An early termination fee is a charge levied when a party wants to break the term of an agreement or long-term contract. They are stipulated in the contract or agreement itself, and provide an incentive for the party subject to them to abide by the agreement.

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How much notice do I have to give my landlord?

You’ll need to give 1 months’ notice if you pay rent each month. If you have another arrangement, then you’ll need to match your notice period to how often you pay rent. For example, if you pay rent every 3 months, you’ll need to give 3 months’ notice before moving out.

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Can a landlord charge you for cleaning after you move out?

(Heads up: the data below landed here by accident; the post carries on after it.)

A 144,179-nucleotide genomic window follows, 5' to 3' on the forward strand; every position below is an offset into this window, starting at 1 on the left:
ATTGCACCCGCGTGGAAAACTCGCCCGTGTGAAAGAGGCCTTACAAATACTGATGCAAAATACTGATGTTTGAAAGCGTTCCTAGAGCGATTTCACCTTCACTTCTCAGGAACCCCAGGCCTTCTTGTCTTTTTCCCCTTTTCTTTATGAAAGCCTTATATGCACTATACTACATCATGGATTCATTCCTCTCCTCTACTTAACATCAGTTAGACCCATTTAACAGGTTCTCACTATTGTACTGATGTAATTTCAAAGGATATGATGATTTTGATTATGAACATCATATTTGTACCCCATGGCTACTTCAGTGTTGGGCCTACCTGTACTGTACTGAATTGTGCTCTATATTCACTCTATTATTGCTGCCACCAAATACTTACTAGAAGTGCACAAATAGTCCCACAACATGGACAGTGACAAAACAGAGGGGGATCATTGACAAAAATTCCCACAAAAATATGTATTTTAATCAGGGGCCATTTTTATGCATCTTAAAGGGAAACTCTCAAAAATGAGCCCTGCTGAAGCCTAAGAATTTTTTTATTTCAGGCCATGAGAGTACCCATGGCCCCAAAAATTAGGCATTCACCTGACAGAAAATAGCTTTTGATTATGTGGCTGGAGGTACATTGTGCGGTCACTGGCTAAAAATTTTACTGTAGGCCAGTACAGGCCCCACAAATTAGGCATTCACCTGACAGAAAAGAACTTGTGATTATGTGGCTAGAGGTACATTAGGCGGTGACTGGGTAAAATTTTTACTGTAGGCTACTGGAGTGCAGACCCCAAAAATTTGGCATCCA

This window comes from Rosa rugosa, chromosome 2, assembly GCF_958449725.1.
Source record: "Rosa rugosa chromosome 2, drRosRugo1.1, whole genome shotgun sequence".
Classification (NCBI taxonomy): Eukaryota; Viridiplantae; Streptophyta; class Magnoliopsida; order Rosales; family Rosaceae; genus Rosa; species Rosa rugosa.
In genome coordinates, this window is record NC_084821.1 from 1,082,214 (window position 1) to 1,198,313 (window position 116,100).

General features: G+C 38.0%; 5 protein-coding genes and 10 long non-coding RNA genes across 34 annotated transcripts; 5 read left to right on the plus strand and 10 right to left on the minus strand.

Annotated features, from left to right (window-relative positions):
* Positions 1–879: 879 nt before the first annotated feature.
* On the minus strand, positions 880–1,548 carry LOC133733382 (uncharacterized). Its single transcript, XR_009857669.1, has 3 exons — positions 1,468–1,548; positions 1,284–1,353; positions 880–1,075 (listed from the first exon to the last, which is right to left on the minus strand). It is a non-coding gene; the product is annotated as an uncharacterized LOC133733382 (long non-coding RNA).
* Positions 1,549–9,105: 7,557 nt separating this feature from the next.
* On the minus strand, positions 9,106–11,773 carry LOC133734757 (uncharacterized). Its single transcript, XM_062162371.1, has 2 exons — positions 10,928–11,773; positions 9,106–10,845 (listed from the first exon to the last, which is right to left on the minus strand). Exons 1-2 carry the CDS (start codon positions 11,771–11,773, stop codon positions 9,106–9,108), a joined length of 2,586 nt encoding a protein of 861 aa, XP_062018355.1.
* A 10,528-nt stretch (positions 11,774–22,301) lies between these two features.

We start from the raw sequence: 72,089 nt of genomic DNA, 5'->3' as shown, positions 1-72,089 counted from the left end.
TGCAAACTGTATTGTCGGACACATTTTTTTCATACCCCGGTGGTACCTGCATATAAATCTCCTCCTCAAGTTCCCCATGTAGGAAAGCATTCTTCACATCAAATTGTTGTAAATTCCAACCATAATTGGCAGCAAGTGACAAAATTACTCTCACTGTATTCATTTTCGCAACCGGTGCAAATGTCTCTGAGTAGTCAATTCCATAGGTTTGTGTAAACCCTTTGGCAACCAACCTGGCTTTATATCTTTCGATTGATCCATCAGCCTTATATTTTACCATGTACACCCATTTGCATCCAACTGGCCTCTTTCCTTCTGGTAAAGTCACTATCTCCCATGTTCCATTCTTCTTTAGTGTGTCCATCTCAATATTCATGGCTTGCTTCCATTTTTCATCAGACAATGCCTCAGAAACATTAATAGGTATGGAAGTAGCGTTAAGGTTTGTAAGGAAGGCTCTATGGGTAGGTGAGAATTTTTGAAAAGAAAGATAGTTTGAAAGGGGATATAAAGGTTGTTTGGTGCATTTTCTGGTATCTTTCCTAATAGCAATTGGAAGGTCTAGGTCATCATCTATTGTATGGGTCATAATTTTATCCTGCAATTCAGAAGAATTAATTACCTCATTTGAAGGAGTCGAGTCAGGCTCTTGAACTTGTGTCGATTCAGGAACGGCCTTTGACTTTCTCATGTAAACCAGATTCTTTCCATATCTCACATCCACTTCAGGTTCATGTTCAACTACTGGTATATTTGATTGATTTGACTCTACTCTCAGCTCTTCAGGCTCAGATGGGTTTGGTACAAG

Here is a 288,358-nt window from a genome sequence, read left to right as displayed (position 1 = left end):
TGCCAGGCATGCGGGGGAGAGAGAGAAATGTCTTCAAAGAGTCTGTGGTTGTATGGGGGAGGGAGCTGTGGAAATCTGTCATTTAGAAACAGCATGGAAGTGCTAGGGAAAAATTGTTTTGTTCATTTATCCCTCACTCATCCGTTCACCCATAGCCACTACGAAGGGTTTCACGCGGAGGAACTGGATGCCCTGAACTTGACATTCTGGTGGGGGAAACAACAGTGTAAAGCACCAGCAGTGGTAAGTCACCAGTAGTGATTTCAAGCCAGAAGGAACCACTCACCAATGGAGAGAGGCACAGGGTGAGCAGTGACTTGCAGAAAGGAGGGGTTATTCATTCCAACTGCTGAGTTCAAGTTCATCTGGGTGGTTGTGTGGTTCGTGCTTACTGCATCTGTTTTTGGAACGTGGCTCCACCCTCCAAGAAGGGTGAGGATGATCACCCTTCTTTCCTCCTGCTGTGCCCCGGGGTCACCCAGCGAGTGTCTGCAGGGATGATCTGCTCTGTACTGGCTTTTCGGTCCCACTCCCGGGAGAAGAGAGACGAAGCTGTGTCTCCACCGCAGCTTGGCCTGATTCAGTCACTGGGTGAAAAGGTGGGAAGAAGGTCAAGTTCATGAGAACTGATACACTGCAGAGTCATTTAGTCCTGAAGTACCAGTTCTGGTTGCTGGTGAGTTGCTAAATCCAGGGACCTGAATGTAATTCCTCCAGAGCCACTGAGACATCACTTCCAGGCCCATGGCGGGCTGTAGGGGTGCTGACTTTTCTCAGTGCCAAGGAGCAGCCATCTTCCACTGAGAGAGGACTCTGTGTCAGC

The short answer is no. In fact, according to the Tenant Fees Act 2019, a landlord cannot legally charge tenants for end of tenancy cleaning services. If you are a landlord and you charge your tenants with a cleaning fee, you will face a fine of at least ÂŁ5,000.

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Can landlord deduct deposit for cleaning?

What Can a Landlord Deduct From a Security Deposit for Cleaning and Repairs? In most states and jurisdictions, security deposit laws allow a landlord to deduct from a security deposit for any damage or excessive dirtiness, but not for any expected, normal wear-and-tear.

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Florida Rental Laws On Breaking A Lease